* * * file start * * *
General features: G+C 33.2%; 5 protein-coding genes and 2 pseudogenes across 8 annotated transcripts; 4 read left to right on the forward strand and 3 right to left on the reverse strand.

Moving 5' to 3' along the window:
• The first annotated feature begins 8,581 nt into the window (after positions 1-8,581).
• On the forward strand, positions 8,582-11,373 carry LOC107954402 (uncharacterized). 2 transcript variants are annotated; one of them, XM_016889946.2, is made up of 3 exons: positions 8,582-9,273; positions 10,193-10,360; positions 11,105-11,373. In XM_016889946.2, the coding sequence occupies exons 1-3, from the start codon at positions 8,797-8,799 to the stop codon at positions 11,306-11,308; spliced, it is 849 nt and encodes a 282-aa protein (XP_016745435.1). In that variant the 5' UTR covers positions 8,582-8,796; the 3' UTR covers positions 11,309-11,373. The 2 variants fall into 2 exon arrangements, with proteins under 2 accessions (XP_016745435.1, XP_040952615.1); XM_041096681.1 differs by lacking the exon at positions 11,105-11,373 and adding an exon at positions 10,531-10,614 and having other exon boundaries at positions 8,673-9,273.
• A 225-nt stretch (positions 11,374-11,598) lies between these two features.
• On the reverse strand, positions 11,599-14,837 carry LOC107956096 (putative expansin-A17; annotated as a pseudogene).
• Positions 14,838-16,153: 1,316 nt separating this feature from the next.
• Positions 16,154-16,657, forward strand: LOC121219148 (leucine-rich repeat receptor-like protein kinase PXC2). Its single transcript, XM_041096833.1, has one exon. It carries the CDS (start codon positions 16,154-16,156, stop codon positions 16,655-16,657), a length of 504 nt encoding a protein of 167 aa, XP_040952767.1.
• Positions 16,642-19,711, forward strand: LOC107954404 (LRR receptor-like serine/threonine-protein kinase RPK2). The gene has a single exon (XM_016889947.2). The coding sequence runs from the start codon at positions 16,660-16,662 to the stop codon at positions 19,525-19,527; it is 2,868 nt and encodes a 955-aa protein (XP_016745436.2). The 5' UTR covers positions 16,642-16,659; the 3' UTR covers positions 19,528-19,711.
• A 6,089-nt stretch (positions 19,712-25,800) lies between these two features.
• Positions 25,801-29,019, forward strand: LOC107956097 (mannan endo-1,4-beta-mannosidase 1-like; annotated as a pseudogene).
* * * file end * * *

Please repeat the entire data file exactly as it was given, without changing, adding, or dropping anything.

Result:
General features: G+C 33.2%; 5 protein-coding genes and 2 pseudogenes across 8 annotated transcripts; 4 read left to right on the forward strand and 3 right to left on the reverse strand.

Moving 5' to 3' along the window:
• The first annotated feature begins 8,581 nt into the window (after positions 1-8,581).
• On the forward strand, positions 8,582-11,373 carry LOC107954402 (uncharacterized). 2 transcript variants are annotated; one of them, XM_016889946.2, is made up of 3 exons: positions 8,582-9,273; positions 10,193-10,360; positions 11,105-11,373. In XM_016889946.2, the coding sequence occupies exons 1-3, from the start codon at positions 8,797-8,799 to the stop codon at positions 11,306-11,308; spliced, it is 849 nt and encodes a 282-aa protein (XP_016745435.1). In that variant the 5' UTR covers positions 8,582-8,796; the 3' UTR covers positions 11,309-11,373. The 2 variants fall into 2 exon arrangements, with proteins under 2 accessions (XP_016745435.1, XP_040952615.1); XM_041096681.1 differs by lacking the exon at positions 11,105-11,373 and adding an exon at positions 10,531-10,614 and having other exon boundaries at positions 8,673-9,273.
• A 225-nt stretch (positions 11,374-11,598) lies between these two features.
• On the reverse strand, positions 11,599-14,837 carry LOC107956096 (putative expansin-A17; annotated as a pseudogene).
• Positions 14,838-16,153: 1,316 nt separating this feature from the next.
• Positions 16,154-16,657, forward strand: LOC121219148 (leucine-rich repeat receptor-like protein kinase PXC2). Its single transcript, XM_041096833.1, has one exon. It carries the CDS (start codon positions 16,154-16,156, stop codon positions 16,655-16,657), a length of 504 nt encoding a protein of 167 aa, XP_040952767.1.
• Positions 16,642-19,711, forward strand: LOC107954404 (LRR receptor-like serine/threonine-protein kinase RPK2). The gene has a single exon (XM_016889947.2). The coding sequence runs from the start codon at positions 16,660-16,662 to the stop codon at positions 19,525-19,527; it is 2,868 nt and encodes a 955-aa protein (XP_016745436.2). The 5' UTR covers positions 16,642-16,659; the 3' UTR covers positions 19,528-19,711.
• A 6,089-nt stretch (positions 19,712-25,800) lies between these two features.
• Positions 25,801-29,019, forward strand: LOC107956097 (mannan endo-1,4-beta-mannosidase 1-like; annotated as a pseudogene).